|My D2R2 machine: Steelwool Truffle Pig (58cm) built with Columbus Spirit-for-lugs tubing.|
The Deerfield Dirt Road Randonnee begins at 6 am on Saturday, just as dawn breaks. The first climb of the day's 15, 000 feet of vertical gain will commence almost immediately, some two kilometers into the route. Comrades on wheels will look around, glance down to each other's cassettes, and ask the inevitable question: "So, what gear are you running?" Naturally, the question will pertain to the ascending, rather than the descending capacity of each bike. Each rider's gearing choice says something about their perceived fitness and desired pace. Sometimes the answer communicates an utter lack of research. 39x23, for example. That gear could also indicate ill placed bravado. Its always fun to watch and find out!
The second inevitable D2R2 question is in fact more about the descending capacity of the bikes in use: 'So, what tires are you running?' Whereas bikes geared too high either can't be climbed up some of the steeper pitches, or force riders to burn too many matches too early in the 180k route (and I'm sure this applies to the 115k route that gains 10,000ft!), bikes shod with ill suited tires deliver a double whammy punch: 1) they beat the heck out of their riders, wearing them down and compromising their ability to produce the power they need lat in the ride; and 2) they puncture. Its not so much that skinny tires are deadly, as the descents do not tend to feature hairy turns (well...depending on perspective). Rather, the roads are rough, and fast. Even on good tires, like the Grand Bois in 30c, I flatted four times in 2010. In dry years, there are many opportunities to pinch flat. I decided then to come back with bigger tires, tubeless.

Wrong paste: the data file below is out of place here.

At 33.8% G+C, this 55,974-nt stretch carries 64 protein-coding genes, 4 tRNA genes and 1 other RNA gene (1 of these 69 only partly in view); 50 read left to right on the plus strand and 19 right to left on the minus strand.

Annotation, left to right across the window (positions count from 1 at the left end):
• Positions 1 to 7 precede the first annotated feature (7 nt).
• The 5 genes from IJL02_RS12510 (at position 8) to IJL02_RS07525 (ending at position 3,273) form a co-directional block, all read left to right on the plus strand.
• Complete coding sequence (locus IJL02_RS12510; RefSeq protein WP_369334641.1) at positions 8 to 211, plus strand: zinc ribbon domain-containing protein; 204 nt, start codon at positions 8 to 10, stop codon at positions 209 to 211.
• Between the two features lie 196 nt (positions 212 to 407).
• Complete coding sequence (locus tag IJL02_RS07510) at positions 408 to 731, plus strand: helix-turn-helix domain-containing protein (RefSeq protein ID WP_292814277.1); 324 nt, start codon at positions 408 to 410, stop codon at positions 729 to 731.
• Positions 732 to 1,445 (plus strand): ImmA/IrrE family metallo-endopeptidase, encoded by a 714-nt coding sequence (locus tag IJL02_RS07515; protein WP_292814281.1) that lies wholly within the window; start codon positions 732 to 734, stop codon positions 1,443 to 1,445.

This past Sunday, Pascal, Rodd, Todd and I set out for a final shakedown ride. While Rodd and Todd won't make D2R2 this year, regrettably, they were happy to join Pascal and me for a good dose of dirt. We rolled together to Wakefield via Cascades, enjoyed a new loop of dirt road just before the ski hill, then paused at Pipolinka for a snack before splitting up so Pascal and I could put in another 110k of trail, dirt road, and pave. About 165k total by the end, Pascal and I worked in lots of rough testing for our wheel and gearing setups, and put our legs to work. All systems performed brilliantly. Here's what I'm running, perhaps Pascal will post on his gorgeous Steelwool Rover.
My prototype Steelwool Truffle Pig cyclocross bike has been a trusty steed since I built it last fall. Shod for cyclocross, then general road use, I've raced CX on it, spring classics, 15 and 40k time trials, A-loops, and about 4000 kilometers on the road, paved and otherwise. It has been stellar. For D2R2, I didn't need to change much. The main modification I've made over the course of the season is 'shaving' my Stan's Raven tubeless cyclocross tires.
|Here's how the Raven started out. 35c, with low knobs, and a fairly square profile. Great on trails, but a bit slow on pavement, and sluggish out of the saddle.|
|Here's the revised Raven, with side knobs cut off. This rounds the tire out significantly, which makes them feel much more predictable on harder surfaces, and feels much better out of the saddle on pavement. 42lbs front, 45lbs rear pressure.|
|I must have lost what, 15 grams, per tire!|
|My SRAM cranks are shod with Shimano SPDs. Road shoes and pedals would be a liability at D2R2,.|